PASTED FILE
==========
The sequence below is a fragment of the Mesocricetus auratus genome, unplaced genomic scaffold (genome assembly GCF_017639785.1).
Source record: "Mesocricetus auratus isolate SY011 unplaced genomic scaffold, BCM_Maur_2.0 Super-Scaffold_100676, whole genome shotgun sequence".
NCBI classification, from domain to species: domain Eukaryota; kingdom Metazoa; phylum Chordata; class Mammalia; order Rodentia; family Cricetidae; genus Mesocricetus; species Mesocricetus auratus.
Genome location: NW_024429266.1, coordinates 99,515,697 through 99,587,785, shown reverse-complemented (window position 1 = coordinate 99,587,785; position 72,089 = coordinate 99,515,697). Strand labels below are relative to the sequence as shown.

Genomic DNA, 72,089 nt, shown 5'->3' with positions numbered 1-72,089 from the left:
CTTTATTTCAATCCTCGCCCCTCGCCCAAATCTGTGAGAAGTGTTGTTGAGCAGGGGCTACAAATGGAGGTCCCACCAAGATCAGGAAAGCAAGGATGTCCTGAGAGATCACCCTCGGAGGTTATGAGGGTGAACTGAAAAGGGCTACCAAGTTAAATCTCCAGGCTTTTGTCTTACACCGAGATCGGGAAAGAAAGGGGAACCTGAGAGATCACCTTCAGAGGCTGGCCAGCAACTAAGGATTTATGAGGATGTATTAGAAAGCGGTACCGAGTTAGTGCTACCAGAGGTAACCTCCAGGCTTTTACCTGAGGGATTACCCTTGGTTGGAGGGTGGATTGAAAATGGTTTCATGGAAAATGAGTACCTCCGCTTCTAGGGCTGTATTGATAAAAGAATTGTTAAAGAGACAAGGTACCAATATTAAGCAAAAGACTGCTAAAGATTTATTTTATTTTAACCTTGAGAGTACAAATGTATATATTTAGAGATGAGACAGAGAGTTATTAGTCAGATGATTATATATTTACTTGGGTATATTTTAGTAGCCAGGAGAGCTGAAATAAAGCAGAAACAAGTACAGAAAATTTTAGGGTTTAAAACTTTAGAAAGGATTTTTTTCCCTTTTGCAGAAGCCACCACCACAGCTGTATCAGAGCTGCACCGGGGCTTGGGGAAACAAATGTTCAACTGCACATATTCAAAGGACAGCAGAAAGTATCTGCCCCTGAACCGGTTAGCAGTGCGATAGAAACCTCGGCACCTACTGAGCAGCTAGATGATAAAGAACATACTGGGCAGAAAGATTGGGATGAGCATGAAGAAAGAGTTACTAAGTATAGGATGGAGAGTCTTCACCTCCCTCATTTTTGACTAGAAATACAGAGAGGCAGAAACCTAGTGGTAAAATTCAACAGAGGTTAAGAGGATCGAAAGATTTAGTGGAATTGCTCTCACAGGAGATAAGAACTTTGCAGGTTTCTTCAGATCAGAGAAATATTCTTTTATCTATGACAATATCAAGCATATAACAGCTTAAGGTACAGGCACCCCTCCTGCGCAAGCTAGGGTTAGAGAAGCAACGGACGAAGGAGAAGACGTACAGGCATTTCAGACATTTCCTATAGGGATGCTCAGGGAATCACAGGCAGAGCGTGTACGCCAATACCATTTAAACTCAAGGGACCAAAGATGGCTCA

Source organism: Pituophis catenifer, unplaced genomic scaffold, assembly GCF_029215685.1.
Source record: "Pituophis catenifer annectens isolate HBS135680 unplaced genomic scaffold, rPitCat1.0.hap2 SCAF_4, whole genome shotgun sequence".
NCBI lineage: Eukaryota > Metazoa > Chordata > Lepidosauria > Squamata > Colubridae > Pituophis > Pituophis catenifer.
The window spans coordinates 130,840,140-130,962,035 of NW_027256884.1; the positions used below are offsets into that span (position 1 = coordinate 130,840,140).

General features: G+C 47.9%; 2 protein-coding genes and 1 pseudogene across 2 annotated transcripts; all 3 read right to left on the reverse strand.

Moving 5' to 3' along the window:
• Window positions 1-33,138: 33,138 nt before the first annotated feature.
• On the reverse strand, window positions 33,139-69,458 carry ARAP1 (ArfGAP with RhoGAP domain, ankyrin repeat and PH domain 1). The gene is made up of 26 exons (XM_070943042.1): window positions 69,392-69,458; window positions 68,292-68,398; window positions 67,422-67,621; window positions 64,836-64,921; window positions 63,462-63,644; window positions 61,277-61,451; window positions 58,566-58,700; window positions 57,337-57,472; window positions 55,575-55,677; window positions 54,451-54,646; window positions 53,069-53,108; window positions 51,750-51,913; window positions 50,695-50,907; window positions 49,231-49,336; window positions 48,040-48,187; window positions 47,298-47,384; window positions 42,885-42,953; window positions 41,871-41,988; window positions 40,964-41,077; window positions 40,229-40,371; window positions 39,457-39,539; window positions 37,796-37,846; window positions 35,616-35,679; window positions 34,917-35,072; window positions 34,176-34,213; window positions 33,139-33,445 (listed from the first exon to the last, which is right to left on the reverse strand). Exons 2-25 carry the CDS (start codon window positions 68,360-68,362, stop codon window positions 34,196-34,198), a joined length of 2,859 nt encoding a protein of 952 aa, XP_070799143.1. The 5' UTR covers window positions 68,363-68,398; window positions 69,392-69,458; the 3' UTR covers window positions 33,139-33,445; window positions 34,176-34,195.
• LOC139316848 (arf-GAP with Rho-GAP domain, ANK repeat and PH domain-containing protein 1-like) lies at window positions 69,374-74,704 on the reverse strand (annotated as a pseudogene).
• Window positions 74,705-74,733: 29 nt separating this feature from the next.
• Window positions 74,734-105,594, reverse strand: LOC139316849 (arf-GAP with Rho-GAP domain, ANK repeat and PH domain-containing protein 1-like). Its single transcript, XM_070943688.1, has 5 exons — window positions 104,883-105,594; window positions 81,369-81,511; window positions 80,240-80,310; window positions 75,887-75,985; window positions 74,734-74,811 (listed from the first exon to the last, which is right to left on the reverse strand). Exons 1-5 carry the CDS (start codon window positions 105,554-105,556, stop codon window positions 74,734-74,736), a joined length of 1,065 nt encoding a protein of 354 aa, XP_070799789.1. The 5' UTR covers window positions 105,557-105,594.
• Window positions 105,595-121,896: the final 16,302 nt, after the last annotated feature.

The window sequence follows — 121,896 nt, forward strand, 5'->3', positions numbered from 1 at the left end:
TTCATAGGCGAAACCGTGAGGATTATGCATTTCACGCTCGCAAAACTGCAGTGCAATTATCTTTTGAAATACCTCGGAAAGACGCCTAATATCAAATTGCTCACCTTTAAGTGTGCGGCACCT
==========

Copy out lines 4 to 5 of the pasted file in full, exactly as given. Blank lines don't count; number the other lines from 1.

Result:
Genome location: NW_024429266.1, coordinates 99,515,697 through 99,587,785, shown reverse-complemented (window position 1 = coordinate 99,587,785; position 72,089 = coordinate 99,515,697). Strand labels below are relative to the sequence as shown.

Genomic DNA, 72,089 nt, shown 5'->3' with positions numbered 1-72,089 from the left: